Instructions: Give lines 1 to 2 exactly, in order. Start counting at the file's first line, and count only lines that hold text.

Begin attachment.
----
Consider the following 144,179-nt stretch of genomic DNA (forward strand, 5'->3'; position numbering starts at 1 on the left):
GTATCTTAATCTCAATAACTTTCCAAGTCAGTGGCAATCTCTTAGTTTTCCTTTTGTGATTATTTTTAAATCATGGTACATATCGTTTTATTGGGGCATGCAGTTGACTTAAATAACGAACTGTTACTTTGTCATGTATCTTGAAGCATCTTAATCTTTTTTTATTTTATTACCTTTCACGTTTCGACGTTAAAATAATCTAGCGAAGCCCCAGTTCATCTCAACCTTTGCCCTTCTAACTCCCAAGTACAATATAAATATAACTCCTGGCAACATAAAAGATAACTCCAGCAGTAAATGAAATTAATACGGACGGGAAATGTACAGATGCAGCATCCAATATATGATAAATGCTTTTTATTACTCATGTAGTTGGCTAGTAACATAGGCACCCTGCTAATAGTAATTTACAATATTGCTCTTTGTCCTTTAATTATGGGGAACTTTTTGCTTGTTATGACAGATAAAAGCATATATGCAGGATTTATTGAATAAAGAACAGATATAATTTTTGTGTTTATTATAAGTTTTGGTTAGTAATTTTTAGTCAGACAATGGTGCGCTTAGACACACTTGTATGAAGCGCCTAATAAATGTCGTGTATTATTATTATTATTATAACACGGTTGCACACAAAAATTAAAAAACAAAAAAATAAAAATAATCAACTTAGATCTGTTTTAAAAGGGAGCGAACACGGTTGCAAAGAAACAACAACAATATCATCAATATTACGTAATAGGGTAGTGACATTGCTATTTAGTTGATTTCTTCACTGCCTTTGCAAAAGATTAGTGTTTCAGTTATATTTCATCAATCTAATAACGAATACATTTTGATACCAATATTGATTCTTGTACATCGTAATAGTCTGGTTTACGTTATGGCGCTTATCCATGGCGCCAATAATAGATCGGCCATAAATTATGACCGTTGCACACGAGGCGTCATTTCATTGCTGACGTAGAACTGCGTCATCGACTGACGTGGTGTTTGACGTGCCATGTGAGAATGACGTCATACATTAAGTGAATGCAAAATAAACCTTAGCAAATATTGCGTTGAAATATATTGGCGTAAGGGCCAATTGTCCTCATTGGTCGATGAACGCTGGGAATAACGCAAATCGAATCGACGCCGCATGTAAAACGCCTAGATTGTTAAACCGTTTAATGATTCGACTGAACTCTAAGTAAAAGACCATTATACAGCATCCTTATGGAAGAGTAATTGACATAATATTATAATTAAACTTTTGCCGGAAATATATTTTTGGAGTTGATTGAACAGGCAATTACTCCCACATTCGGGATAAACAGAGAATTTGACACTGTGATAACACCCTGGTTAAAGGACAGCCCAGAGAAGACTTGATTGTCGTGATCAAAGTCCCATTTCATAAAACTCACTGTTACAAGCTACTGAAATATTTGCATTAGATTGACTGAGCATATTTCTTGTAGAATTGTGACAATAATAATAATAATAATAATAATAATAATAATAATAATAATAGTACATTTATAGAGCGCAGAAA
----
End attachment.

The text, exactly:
Consider the following 144,179-nt stretch of genomic DNA (forward strand, 5'->3'; position numbering starts at 1 on the left):
GTATCTTAATCTCAATAACTTTCCAAGTCAGTGGCAATCTCTTAGTTTTCCTTTTGTGATTATTTTTAAATCATGGTACATATCGTTTTATTGGGGCATGCAGTTGACTTAAATAACGAACTGTTACTTTGTCATGTATCTTGAAGCATCTTAATCTTTTTTTATTTTATTACCTTTCACGTTTCGACGTTAAAATAATCTAGCGAAGCCCCAGTTCATCTCAACCTTTGCCCTTCTAACTCCCAAGTACAATATAAATATAACTCCTGGCAACATAAAAGATAACTCCAGCAGTAAATGAAATTAATACGGACGGGAAATGTACAGATGCAGCATCCAATATATGATAAATGCTTTTTATTACTCATGTAGTTGGCTAGTAACATAGGCACCCTGCTAATAGTAATTTACAATATTGCTCTTTGTCCTTTAATTATGGGGAACTTTTTGCTTGTTATGACAGATAAAAGCATATATGCAGGATTTATTGAATAAAGAACAGATATAATTTTTGTGTTTATTATAAGTTTTGGTTAGTAATTTTTAGTCAGACAATGGTGCGCTTAGACACACTTGTATGAAGCGCCTAATAAATGTCGTGTATTATTATTATTATTATAACACGGTTGCACACAAAAATTAAAAAACAAAAAAATAAAAATAATCAACTTAGATCTGTTTTAAAAGGGAGCGAACACGGTTGCAAAGAAACAACAACAATATCATCAATATTACGTAATAGGGTAGTGACATTGCTATTTAGTTGATTTCTTCACTGCCTTTGCAAAAGATTAGTGTTTCAGTTATATTTCATCAATCTAATAACGAATACATTTTGATACCAATATTGATTCTTGTACATCGTAATAGTCTGGTTTACGTTATGGCGCTTATCCATGGCGCCAATAATAGATCGGCCATAAATTATGACCGTTGCACACGAGGCGTCATTTCATTGCTGACGTAGAACTGCGTCATCGACTGACGTGGTGTTTGACGTGCCATGTGAGAATGACGTCATACATTAAGTGAATGCAAAATAAACCTTAGCAAATATTGCGTTGAAATATATTGGCGTAAGGGCCAATTGTCCTCATTGGTCGATGAACGCTGGGAATAACGCAAATCGAATCGACGCCGCATGTAAAACGCCTAGATTGTTAAACCGTTTAATGATTCGACTGAACTCTAAGTAAAAGACCATTATACAGCATCCTTATGGAAGAGTAATTGACATAATATTATAATTAAACTTTTGCCGGAAATATATTTTTGGAGTTGATTGAACAGGCAATTACTCCCACATTCGGGATAAACAGAGAATTTGACACTGTGATAACACCCTGGTTAAAGGACAGCCCAGAGAAGACTTGATTGTCGTGATCAAAGTCCCATTTCATAAAACTCACTGTTACAAGCTACTGAAATATTTGCATTAGATTGACTGAGCATATTTCTTGTAGAATTGTGACAATAATAATAATAATAATAATAATAATAATAATAATAATAATAGTACATTTATAGAGCGCAGAAA